Well, the light that I lost on the tree turned out to not be that much of a loss. When I started looking for other compositions, I found a really great cloud developing over Moore’s Knob. I moved out on the precipice where I had been shooting, and composed an image that included no foreground at all. In fact, there was only a sliver of land in the shot. My prime focus was the cloud above the Knob. With the 16-35mm lens, I was having a little trouble fitting the whole scene in the frame. Since I wasn’t needing any filters for the shot, I knew that my Rokinon 14mm lens would be the best choice at this point. I made the quick swap and reframed the composition which wasn’t difficult at all since the Acratech Ballhead was still locked in position. There was just a little fine tuning needed at this point and I dialed in an aperture of f/11 which was plenty to keep my depth of field in good shape.
I grabbed the shot and had mixed feelings about it. I loved the composition in its simplicity, but had some reservations about the color balance. Once again, I was looking at a picture that was just green a blue. The color actually made this image a little boring in my eyes even with the dramatic cloud exploding above the mountain. I wasn’t sure how I was going to process this one. I wanted to keep it in color for that added bit of pop, but the more I thought about it, the more likely it was going to end up a monochrome image. For this scene to be successful as a color image, it was going to need something else to balance out the green in the lower portions of the image. That balance was about to happen too!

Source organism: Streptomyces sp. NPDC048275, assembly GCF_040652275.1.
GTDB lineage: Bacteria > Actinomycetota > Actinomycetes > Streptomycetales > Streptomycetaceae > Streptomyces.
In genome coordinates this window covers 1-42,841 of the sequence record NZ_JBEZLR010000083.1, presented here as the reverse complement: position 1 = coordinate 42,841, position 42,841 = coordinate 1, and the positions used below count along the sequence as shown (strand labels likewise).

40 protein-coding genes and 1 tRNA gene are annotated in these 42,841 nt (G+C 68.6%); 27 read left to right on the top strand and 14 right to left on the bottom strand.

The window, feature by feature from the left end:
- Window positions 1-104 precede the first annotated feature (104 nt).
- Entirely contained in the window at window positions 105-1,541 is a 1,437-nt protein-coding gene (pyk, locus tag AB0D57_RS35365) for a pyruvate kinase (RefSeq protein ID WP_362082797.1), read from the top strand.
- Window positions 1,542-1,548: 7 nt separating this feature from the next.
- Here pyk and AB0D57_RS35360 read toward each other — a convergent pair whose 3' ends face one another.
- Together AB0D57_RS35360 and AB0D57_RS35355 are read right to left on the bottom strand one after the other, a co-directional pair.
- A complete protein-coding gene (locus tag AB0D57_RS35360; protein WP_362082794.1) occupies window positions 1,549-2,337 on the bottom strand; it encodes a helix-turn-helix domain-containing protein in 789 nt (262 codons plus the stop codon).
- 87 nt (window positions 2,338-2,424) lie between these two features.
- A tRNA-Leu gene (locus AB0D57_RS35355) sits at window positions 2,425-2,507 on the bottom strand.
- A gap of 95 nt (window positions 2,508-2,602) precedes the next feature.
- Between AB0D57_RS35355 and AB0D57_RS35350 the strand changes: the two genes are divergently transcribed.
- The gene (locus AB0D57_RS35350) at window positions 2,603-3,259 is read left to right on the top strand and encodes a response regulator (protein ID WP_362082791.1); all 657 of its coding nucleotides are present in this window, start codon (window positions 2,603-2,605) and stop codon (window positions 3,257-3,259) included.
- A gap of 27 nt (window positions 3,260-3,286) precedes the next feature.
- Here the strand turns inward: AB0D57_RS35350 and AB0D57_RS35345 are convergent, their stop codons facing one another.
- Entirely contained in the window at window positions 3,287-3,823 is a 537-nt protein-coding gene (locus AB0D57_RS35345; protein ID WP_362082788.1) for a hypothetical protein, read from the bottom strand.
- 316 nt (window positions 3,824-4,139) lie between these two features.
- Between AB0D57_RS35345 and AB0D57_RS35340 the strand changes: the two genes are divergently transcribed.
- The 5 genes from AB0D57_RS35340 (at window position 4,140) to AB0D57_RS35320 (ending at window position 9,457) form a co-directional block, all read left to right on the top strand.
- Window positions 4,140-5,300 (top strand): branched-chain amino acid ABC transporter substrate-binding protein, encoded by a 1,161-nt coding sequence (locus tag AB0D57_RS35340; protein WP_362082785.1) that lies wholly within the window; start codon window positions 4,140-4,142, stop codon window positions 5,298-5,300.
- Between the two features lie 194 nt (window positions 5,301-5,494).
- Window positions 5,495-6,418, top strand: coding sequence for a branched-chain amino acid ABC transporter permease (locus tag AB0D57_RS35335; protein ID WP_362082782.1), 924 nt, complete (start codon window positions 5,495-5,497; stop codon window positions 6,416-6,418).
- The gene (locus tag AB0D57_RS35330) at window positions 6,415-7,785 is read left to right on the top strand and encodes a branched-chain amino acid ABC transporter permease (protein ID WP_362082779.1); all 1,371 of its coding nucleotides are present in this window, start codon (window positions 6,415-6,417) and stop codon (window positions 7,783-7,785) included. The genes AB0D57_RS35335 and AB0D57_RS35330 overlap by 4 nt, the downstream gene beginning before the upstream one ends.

The hikers that had been on the other outcropping had moved now, and in fact had come over to the side where I was at. The other outcropping was devoid of people, just the way I like it. I saw no reason to change my lens as the 14mm focal length was just perfect for this composition. I wanted to include the remainder of the cloud above the Knob and also the outcropping to the North. I could see this image getting a great deal of depth conveyed to the viewer. I stopped down the manual aperture ring to f/16 for this one and focused on the tip of the outcropping which was right at infinity. I adjusted the exposure using the optical viewfinder which is the best way to set an exposure with a manual aperture lens I’ve found. The LCD review showed an image that I was immediately excited about. The histogram had plenty of information in it so I knew that my exposure was spot on. The composition looked strong and I was pretty sure that this would be a keeper. I was glad about that since just after I captured this image more people started to come out on the rock. I looked back towards the trail and saw 15 or more people milling about. My time here was done. Even with the clouds looking pretty awesome, I wasn’t going to be able to work the scene like I wanted to with all of these people so I made the decision to pack it all up and start the 1.3 mile hike back to the parking lot.